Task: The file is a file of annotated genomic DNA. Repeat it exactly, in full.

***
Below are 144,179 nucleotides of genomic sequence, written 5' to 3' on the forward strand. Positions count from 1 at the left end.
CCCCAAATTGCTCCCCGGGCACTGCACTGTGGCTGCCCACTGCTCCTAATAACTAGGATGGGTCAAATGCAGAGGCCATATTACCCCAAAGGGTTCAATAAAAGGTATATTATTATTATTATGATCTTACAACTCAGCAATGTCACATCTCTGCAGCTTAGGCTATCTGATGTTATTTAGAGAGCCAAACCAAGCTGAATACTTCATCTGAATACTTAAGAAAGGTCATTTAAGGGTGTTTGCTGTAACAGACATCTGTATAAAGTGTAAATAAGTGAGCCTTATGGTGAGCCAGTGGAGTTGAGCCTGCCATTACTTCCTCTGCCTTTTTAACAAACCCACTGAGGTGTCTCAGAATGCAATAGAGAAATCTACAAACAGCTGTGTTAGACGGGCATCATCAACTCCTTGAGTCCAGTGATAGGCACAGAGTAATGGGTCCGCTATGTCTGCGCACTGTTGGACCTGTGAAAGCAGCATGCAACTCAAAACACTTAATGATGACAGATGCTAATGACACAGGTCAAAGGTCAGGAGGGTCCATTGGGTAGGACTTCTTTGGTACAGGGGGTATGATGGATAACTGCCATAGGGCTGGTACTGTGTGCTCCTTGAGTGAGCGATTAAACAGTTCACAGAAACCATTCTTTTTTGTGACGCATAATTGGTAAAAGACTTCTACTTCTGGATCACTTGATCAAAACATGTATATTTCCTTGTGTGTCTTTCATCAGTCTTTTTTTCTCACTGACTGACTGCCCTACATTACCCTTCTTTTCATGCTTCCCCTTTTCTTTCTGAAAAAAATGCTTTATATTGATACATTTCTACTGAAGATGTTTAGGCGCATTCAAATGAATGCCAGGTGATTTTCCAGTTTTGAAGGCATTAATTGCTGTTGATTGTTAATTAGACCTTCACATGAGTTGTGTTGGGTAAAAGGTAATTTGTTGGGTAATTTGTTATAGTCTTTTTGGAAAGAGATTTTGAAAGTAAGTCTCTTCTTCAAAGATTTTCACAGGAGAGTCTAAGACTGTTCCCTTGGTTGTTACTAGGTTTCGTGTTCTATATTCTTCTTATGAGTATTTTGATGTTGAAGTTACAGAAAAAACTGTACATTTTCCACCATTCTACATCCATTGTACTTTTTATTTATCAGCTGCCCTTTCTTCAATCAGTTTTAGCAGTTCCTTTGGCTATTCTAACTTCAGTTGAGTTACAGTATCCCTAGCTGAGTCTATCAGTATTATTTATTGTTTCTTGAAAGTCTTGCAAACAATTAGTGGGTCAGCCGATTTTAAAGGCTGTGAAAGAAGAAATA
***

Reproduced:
Below are 144,179 nucleotides of genomic sequence, written 5' to 3' on the forward strand. Positions count from 1 at the left end.
CCCCAAATTGCTCCCCGGGCACTGCACTGTGGCTGCCCACTGCTCCTAATAACTAGGATGGGTCAAATGCAGAGGCCATATTACCCCAAAGGGTTCAATAAAAGGTATATTATTATTATTATGATCTTACAACTCAGCAATGTCACATCTCTGCAGCTTAGGCTATCTGATGTTATTTAGAGAGCCAAACCAAGCTGAATACTTCATCTGAATACTTAAGAAAGGTCATTTAAGGGTGTTTGCTGTAACAGACATCTGTATAAAGTGTAAATAAGTGAGCCTTATGGTGAGCCAGTGGAGTTGAGCCTGCCATTACTTCCTCTGCCTTTTTAACAAACCCACTGAGGTGTCTCAGAATGCAATAGAGAAATCTACAAACAGCTGTGTTAGACGGGCATCATCAACTCCTTGAGTCCAGTGATAGGCACAGAGTAATGGGTCCGCTATGTCTGCGCACTGTTGGACCTGTGAAAGCAGCATGCAACTCAAAACACTTAATGATGACAGATGCTAATGACACAGGTCAAAGGTCAGGAGGGTCCATTGGGTAGGACTTCTTTGGTACAGGGGGTATGATGGATAACTGCCATAGGGCTGGTACTGTGTGCTCCTTGAGTGAGCGATTAAACAGTTCACAGAAACCATTCTTTTTTGTGACGCATAATTGGTAAAAGACTTCTACTTCTGGATCACTTGATCAAAACATGTATATTTCCTTGTGTGTCTTTCATCAGTCTTTTTTTCTCACTGACTGACTGCCCTACATTACCCTTCTTTTCATGCTTCCCCTTTTCTTTCTGAAAAAAATGCTTTATATTGATACATTTCTACTGAAGATGTTTAGGCGCATTCAAATGAATGCCAGGTGATTTTCCAGTTTTGAAGGCATTAATTGCTGTTGATTGTTAATTAGACCTTCACATGAGTTGTGTTGGGTAAAAGGTAATTTGTTGGGTAATTTGTTATAGTCTTTTTGGAAAGAGATTTTGAAAGTAAGTCTCTTCTTCAAAGATTTTCACAGGAGAGTCTAAGACTGTTCCCTTGGTTGTTACTAGGTTTCGTGTTCTATATTCTTCTTATGAGTATTTTGATGTTGAAGTTACAGAAAAAACTGTACATTTTCCACCATTCTACATCCATTGTACTTTTTATTTATCAGCTGCCCTTTCTTCAATCAGTTTTAGCAGTTCCTTTGGCTATTCTAACTTCAGTTGAGTTACAGTATCCCTAGCTGAGTCTATCAGTATTATTTATTGTTTCTTGAAAGTCTTGCAAACAATTAGTGGGTCAGCCGATTTTAAAGGCTGTGAAAGAAGAAATA